Devote the back half of your life to serving others with your wisdom. Get old sharing the things you believe are most important. Excellence is always its own reward, and this is how you can be most excellent as you age.Arthur C. Brooks
How do you ensure you don’t get the most out of aging well: cultivate gratitude, practice compassion, build relationships, and create beauty. I love the simplicity and truth of that.
In “From Strength to Strength: Finding Success, Happiness, and Deep Purpose in the Second Half of Life,” Arthur Brooks addresses a common problem faced by many successful individuals (who he calls “strivers”) as they enter the second half of their lives.
Yes, but I’m 46, should I care about this? Well, yes, according to most research I’m past my professional prime. In the world of tech/science the most common age for producing a magnum opus is the late 30s. The likelihood of a major discovery increases steadily through one’s 20s and 30s and then declines through one’s 40s, 50s, and 60s. Research shows that the likelihood of producing a major innovation at age 70 is approximately what it was at age 20—almost nonexistent.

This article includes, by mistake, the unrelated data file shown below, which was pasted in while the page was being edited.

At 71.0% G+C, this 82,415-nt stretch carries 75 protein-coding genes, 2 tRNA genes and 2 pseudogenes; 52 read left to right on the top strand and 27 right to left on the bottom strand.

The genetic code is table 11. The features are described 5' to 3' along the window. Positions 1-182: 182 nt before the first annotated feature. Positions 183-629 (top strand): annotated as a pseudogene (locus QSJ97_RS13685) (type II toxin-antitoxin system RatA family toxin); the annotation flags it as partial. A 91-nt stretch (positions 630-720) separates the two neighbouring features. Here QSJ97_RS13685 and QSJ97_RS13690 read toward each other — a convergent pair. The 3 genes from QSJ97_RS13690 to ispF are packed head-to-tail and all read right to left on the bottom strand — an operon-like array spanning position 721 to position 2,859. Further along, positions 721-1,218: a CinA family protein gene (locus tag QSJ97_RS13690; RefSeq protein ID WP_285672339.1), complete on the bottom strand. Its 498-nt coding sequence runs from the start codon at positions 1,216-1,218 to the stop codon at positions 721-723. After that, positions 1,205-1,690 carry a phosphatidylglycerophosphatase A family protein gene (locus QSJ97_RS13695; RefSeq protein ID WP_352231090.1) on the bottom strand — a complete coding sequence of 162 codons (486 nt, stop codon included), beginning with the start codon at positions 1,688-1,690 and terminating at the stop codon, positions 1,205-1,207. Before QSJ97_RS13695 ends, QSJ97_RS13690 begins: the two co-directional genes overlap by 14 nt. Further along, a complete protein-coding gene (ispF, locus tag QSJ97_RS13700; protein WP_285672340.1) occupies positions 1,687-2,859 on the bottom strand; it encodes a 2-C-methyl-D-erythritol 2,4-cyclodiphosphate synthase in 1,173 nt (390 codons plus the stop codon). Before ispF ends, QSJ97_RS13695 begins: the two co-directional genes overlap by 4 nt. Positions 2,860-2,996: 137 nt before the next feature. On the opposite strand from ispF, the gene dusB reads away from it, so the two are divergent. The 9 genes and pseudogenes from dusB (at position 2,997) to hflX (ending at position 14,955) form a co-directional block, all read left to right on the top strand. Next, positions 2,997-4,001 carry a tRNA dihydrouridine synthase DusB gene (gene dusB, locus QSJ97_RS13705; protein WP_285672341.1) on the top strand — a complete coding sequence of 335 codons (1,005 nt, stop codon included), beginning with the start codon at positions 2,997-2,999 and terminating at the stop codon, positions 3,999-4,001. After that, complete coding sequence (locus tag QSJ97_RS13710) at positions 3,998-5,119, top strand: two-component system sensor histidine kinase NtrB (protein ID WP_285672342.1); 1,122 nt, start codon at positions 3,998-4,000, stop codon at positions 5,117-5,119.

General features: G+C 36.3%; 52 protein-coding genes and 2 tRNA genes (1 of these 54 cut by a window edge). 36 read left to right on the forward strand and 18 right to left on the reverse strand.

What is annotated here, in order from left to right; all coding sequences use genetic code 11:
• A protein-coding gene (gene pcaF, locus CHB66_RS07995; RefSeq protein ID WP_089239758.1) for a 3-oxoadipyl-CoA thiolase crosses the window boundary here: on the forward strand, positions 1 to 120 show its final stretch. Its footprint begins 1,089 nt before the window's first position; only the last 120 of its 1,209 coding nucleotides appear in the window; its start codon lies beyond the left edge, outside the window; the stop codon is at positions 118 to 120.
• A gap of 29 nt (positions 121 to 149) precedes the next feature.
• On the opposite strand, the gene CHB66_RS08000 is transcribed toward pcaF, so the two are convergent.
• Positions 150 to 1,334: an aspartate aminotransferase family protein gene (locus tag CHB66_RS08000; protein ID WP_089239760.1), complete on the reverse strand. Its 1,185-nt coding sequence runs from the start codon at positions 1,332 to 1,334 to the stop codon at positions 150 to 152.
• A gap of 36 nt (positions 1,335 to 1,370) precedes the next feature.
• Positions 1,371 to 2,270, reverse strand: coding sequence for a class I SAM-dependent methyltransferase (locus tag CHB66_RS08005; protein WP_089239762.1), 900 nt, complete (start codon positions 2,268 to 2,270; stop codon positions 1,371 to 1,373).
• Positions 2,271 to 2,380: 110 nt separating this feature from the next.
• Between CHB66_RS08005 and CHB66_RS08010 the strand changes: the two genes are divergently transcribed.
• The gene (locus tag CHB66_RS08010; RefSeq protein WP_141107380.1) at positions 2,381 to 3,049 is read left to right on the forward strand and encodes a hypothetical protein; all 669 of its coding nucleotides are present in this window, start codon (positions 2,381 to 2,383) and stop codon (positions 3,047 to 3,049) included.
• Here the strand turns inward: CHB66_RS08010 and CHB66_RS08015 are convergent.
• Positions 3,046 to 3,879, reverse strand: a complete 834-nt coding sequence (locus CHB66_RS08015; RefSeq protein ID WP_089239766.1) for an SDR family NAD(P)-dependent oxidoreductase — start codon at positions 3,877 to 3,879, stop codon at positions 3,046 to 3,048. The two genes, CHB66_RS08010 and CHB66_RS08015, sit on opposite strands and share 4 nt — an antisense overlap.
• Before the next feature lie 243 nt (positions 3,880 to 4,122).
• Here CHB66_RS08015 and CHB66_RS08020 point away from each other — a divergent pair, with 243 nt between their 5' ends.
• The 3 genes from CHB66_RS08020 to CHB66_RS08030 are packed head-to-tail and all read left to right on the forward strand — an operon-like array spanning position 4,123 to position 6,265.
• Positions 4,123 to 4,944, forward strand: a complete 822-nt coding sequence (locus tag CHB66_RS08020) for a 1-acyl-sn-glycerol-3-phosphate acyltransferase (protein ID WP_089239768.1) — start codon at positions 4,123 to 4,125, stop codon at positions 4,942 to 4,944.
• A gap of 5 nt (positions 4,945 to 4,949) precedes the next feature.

My brand is innovation and innovators typically have an abundance of fluid intelligence. It is highest relatively early in adulthood and diminishes starting in one’s 30s and 40s. This is why tech entrepreneurs, for instance, do so well so early, and why older people have a much harder time innovating.
Crystallized intelligence, in contrast, is the ability to use knowledge gained in the past. Think of it as possessing a vast library and understanding how to use it. It is the essence of wisdom. Because crystallized intelligence relies on an accumulating stock of knowledge, it tends to increase through one’s 40s, and does not diminish until very late in life.
Careers that rely primarily on fluid intelligence tend to peak early, while those that use more crystallized intelligence peak later. For example, Dean Keith Simonton has found that poets—highly fluid in their creativity—tend to have produced half their lifetime creative output by age 40 or so. Historians—who rely on a crystallized stock of knowledge—don’t reach this milestone until about 60.